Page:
27. What code would you give these Learning activities for collaboration Indigenous cultures (3) Doing Business in Birmingham  (5)

  28. E-Twinning examples. What code? Cooking and culture Our landscapes

  29. E-Twinning examples. Improvements? Cooking and culture Our landscapes

  30. Knowledge Construction….?

  31. What is “knowledge work”? Creating Social Programs Policies & Laws Web apps & Software Marketing & Strategies Design & Engineering

  32. Knowledge Construction We often hear the term “knowledge economy.” More and more, people are expected to not only be intelligent consumers of information, but also to create information and ideas. In this rubric, students are asked to do the same: to evaluate, synthesize, analyze and interpret information. We have overwhelming access to data so we must prepare students to be informed consumers and smart producers who can integrate information from multiple sources across multiple disciplines in order to further expand their learning and make sense of the world. Do your learning activities model this today?

  33. Review example learning activities Indigenous cultures Doing Business in Birmingham 

  34. The Learning Design Rubric: Knowledge construction activities require students to generate ideas and understandings that are new to them. Students can do this through interpretation, analysis, synthesis or evaluation. In stronger activities, knowledge construction is the main requirement of the learning activity. The strongest activities require students to apply the knowledge they constructed in a different context, helping them to deepen their understanding further, and to connect information and ideas from two or more academic disciplines (for example, integrating learning from both science and literature).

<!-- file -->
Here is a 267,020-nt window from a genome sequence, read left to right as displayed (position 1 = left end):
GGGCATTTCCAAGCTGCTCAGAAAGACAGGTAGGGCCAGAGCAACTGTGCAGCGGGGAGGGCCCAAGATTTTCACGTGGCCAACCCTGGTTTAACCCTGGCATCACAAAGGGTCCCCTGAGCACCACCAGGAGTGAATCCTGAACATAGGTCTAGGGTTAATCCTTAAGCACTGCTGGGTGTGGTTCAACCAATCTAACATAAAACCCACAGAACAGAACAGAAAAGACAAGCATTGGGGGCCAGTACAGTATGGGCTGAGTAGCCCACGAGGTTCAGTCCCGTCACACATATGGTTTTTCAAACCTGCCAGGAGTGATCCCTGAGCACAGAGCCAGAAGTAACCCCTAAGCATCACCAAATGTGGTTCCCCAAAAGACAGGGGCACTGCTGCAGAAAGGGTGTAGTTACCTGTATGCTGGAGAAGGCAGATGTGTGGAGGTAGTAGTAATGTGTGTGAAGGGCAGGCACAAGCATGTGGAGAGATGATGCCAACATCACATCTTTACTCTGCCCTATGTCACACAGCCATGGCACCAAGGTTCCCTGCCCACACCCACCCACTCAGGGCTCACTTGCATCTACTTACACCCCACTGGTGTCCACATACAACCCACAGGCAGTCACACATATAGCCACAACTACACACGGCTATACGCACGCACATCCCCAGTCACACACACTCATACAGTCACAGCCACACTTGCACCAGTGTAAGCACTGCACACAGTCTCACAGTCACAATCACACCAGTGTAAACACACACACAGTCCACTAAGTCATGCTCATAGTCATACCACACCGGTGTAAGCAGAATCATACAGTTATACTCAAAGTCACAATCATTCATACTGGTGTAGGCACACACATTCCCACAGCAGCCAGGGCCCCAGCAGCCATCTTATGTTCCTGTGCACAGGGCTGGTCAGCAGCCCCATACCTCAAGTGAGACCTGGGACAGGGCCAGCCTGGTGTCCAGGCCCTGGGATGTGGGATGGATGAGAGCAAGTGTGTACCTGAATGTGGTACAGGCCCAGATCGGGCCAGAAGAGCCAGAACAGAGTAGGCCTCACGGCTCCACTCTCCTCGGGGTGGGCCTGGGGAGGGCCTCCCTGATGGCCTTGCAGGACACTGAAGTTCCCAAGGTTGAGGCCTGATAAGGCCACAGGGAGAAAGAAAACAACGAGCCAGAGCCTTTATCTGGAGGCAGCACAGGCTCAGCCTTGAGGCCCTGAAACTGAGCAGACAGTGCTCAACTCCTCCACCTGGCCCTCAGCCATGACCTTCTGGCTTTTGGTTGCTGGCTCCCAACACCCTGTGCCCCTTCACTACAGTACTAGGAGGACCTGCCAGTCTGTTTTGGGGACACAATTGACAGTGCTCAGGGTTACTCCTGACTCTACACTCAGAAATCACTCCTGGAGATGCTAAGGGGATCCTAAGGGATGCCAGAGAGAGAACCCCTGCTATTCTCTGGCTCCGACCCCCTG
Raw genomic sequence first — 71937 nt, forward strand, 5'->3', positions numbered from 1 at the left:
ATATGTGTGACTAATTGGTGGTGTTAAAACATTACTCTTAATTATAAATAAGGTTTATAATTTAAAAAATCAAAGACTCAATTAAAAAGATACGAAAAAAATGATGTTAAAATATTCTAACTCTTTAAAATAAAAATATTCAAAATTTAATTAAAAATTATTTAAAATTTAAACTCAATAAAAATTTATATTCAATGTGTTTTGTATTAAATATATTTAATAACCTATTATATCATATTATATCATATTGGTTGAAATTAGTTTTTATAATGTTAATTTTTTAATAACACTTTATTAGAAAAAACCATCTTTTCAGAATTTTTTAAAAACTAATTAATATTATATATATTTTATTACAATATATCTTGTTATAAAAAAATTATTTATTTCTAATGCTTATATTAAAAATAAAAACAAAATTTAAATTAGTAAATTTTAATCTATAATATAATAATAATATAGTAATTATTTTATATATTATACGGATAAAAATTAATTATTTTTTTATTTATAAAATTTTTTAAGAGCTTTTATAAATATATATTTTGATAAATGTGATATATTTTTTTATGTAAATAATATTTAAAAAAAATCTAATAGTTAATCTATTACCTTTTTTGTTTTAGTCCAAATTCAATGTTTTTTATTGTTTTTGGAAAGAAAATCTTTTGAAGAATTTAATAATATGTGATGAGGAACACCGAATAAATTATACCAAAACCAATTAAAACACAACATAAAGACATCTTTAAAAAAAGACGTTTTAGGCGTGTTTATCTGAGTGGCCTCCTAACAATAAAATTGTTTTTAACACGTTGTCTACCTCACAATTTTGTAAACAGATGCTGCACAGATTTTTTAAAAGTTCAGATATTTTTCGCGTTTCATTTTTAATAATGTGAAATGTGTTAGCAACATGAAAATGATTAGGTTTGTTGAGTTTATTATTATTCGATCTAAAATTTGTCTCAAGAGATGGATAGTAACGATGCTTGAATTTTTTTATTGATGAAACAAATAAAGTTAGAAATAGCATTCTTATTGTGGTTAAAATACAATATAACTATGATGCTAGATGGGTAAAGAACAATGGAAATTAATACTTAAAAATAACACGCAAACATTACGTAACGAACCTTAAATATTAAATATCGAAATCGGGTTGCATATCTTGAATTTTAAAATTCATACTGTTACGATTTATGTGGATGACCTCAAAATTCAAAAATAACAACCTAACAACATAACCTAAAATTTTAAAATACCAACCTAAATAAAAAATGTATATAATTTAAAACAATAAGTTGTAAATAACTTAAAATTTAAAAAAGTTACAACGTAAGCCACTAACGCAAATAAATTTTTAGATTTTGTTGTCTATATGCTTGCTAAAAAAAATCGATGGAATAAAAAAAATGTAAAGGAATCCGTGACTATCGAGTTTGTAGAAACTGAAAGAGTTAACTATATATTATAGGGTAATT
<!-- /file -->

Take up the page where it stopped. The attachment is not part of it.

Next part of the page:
35. Review Rubric Knowledge Construction

  36. What code would you give these Learning activities for Knowledge Building? Indigenous cultures Doing Business in Birmingham http://www.piltrainer.com/

  37. What code would you give these Learning activities for Knowledge Building? Indigenous cultures (2) Doing Business in Birmingham (5)

  38. E-Twinning examples. What code for Knowledge Building? Cooking and culture Our landscapes

  39. E-Twinning examples. What code for Knowledge Building? Cooking and culture Our landscapes

  40. E-Twinning examples. Improvements? Cooking and culture Our landscapes